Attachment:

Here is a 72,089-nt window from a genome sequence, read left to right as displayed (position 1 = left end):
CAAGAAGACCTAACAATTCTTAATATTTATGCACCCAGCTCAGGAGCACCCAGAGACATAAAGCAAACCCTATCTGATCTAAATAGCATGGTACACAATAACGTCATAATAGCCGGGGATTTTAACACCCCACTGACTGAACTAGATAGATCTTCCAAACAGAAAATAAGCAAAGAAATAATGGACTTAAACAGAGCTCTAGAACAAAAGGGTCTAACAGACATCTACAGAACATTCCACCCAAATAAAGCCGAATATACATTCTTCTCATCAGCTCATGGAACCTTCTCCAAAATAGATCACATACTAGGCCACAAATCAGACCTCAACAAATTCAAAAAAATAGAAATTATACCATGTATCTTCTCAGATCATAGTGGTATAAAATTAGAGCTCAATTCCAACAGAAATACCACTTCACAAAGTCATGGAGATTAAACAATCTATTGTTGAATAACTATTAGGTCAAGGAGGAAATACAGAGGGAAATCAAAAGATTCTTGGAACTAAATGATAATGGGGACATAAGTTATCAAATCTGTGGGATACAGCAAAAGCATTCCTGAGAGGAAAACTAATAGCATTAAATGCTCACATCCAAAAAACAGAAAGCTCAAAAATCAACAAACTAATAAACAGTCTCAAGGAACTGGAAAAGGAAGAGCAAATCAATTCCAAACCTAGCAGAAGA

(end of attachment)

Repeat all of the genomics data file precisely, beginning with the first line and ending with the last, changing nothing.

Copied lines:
Here is a 72,089-nt window from a genome sequence, read left to right as displayed (position 1 = left end):
CAAGAAGACCTAACAATTCTTAATATTTATGCACCCAGCTCAGGAGCACCCAGAGACATAAAGCAAACCCTATCTGATCTAAATAGCATGGTACACAATAACGTCATAATAGCCGGGGATTTTAACACCCCACTGACTGAACTAGATAGATCTTCCAAACAGAAAATAAGCAAAGAAATAATGGACTTAAACAGAGCTCTAGAACAAAAGGGTCTAACAGACATCTACAGAACATTCCACCCAAATAAAGCCGAATATACATTCTTCTCATCAGCTCATGGAACCTTCTCCAAAATAGATCACATACTAGGCCACAAATCAGACCTCAACAAATTCAAAAAAATAGAAATTATACCATGTATCTTCTCAGATCATAGTGGTATAAAATTAGAGCTCAATTCCAACAGAAATACCACTTCACAAAGTCATGGAGATTAAACAATCTATTGTTGAATAACTATTAGGTCAAGGAGGAAATACAGAGGGAAATCAAAAGATTCTTGGAACTAAATGATAATGGGGACATAAGTTATCAAATCTGTGGGATACAGCAAAAGCATTCCTGAGAGGAAAACTAATAGCATTAAATGCTCACATCCAAAAAACAGAAAGCTCAAAAATCAACAAACTAATAAACAGTCTCAAGGAACTGGAAAAGGAAGAGCAAATCAATTCCAAACCTAGCAGAAGA